In her own words: living with osteoporosis
Mary, 65, holds a Ph.D. in English and comparative literature and is a retired high school teacher. About 20 years ago, she received some surprising news. She had a complete physical exam by a new doctor at a specialty clinic. The doctor thought she might have osteoporosis. DXA (Dual Energy X-ray Absorptiometry) testing proved the doctor’s suspicions were correct. But, Mary continues to lead an active life.
What was your first sign that something was wrong? What symptoms did you experience?
I really did not think anything was wrong. Osteoporosis is a silent disease. Mine was discovered almost “accidentally.” The doctor thought my back appeared to be rounded. Because of my age and my having gone through a surgical menopause, she decided to do a test for osteoporosis. That’s when she discovered I had advanced osteoporosis. At that time, I didn’t have any back pain, although I do now. Later on, I discovered one of the reasons I didn’t have back pain might have been that I was unusually active. I carried heavy books and did a significant amount of weight bearing exercise, which really saved me.
What was the diagnosis experience like?
I continued to receive care from the physician at the specialty clinic where my late husband was a patient. After he died, I switched to Johns Hopkins University. After receiving the diagnosis, I did a lot of research about osteoporosis and learned that Johns Hopkins was rated No. 1 or 2 in the country for endocrinology. I believe it is important to go to a place that specializes in the care you need.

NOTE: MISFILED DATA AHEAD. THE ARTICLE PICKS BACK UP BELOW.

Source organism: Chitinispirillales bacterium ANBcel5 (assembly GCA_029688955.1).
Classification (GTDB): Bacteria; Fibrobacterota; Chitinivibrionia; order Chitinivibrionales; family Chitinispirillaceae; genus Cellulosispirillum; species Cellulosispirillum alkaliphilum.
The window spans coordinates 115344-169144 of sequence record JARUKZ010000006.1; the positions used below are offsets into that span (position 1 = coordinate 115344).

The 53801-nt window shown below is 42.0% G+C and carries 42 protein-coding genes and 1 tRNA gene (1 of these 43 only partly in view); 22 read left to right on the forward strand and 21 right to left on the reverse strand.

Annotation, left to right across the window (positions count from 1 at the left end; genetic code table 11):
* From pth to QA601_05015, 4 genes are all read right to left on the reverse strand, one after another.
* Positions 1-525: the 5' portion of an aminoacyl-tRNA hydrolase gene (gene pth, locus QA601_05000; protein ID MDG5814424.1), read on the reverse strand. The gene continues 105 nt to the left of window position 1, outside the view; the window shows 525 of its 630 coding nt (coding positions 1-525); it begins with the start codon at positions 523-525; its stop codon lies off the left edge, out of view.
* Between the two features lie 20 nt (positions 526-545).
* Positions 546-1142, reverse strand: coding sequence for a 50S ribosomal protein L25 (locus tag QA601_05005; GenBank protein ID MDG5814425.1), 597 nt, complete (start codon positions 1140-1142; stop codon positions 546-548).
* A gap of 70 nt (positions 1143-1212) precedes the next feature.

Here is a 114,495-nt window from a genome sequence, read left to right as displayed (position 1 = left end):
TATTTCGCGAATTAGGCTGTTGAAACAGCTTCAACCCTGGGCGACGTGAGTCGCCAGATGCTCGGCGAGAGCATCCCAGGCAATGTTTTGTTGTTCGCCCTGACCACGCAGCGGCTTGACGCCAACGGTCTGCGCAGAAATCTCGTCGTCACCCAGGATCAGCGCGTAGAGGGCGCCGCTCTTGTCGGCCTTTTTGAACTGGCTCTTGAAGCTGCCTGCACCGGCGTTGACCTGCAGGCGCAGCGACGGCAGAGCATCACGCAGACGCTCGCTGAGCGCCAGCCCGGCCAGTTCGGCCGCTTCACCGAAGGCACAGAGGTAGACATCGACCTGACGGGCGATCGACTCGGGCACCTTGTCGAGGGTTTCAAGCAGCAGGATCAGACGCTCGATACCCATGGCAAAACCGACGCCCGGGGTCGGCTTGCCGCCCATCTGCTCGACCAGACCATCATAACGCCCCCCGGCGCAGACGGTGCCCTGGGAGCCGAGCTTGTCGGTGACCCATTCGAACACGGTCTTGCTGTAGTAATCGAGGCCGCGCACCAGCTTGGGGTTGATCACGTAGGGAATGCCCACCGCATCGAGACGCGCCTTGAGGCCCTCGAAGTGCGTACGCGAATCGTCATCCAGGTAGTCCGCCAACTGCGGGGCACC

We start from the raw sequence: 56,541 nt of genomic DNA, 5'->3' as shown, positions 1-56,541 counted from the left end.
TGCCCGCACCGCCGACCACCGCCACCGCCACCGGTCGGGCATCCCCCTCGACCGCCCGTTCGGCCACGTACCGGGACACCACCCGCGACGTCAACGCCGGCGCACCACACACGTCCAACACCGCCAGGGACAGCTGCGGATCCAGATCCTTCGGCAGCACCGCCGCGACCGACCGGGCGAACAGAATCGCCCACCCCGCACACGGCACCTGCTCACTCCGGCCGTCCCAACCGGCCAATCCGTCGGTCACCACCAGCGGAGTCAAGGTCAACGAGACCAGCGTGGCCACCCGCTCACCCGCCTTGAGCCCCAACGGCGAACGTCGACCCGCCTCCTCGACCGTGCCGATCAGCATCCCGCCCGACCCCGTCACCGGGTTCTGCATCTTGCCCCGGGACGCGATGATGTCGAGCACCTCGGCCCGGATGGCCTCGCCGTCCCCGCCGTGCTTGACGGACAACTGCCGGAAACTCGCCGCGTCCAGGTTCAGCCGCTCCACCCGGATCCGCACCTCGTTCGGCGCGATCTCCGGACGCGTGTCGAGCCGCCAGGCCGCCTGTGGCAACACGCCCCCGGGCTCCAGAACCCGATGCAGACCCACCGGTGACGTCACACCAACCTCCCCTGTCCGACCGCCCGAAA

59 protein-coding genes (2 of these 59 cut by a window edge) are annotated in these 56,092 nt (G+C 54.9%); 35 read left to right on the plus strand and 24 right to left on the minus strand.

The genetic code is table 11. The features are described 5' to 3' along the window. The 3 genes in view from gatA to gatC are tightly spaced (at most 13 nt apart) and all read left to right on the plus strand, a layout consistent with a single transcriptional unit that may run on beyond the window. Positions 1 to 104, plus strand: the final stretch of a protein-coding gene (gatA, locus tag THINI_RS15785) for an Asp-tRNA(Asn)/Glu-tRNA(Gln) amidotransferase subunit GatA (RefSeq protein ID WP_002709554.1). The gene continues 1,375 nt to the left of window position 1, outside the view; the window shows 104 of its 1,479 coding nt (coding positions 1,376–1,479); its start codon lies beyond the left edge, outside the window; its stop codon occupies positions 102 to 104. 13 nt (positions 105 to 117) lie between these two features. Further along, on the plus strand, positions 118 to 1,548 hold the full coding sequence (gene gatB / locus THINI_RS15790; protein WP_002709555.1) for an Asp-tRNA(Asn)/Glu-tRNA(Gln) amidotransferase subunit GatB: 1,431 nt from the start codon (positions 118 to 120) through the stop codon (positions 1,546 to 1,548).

What was your initial and then longer-term reaction to the diagnosis?
I responded very well. I’m an optimistic person. But I was shocked at the severity of the osteoporosis, as was the doctor. She repeated the test just to make sure. I went on with my life. I kept teaching. Eventually it helped me decide to retire, about seven years ago. I have had multiple fractures in my spine, which cause me considerable pain.
How is your disease treated?
I take Fosamax weekly. I had problems with the daily dose, because you have to take it when you first get up, only with water, and then stay upright for 30 minutes. When I heard a weekly formulation was available, I asked my local general practitioner to change me to the weekly program, and he did.
Did you have to make any lifestyle or dietary changes in response to your illness?
I stay very active but need to exercise more. Right now my right arm is in a splint, after I sprained it carrying something heavy. The secret is to be active and do weight bearing exercise. I walk all day long. I take Viactive calcium and drink at least one quart of skim milk a day. I don’t take sugar and keep my fat intake low. It’s important not to be overweight.
I’ve eliminated caffeine. We have delicious coffee that I grind daily using decaffeinated beans. I don’t smoke or drink alcohol. It’s critical that you stay aware of your environment. I’m conscientious about safety, making sure there are no throw rugs or clutter that I could trip over. But it’s very important not to be afraid of this disease. Fear can keep you from moving naturally and as often as you should. Immobility can kill you, and it leads to tremendous deterioration of the body. Therefore, I have respect for osteoporosis and am aware that this disease can be dangerous. But I do not fear it.
Did you seek any type of emotional support?
No. I believe God helps those who help themselves.
Did/does your condition have any impact on your family?
No. About six years after my first husband died, I remarried a marathon runner 10 years younger than I am. We have a wonderful relationship that has not been affected by my osteoporosis.
What advice would you give to anyone living with this disease?
You have to take an active and thorough interest in your disease. Read all you can about the condition. Ask questions. Join the National Osteoporosis Foundation and stay informed about the latest advances. The people there have been very helpful to me. They are extremely attuned to osteoporosis sufferers and are instantly willing to give you any information they have. You can’t ask the doctor intelligent questions if you don’t know much about your disease. Physicians respond better to patients who take the time to learn. It’s not their job to take care of you in the same way you would care for yourself.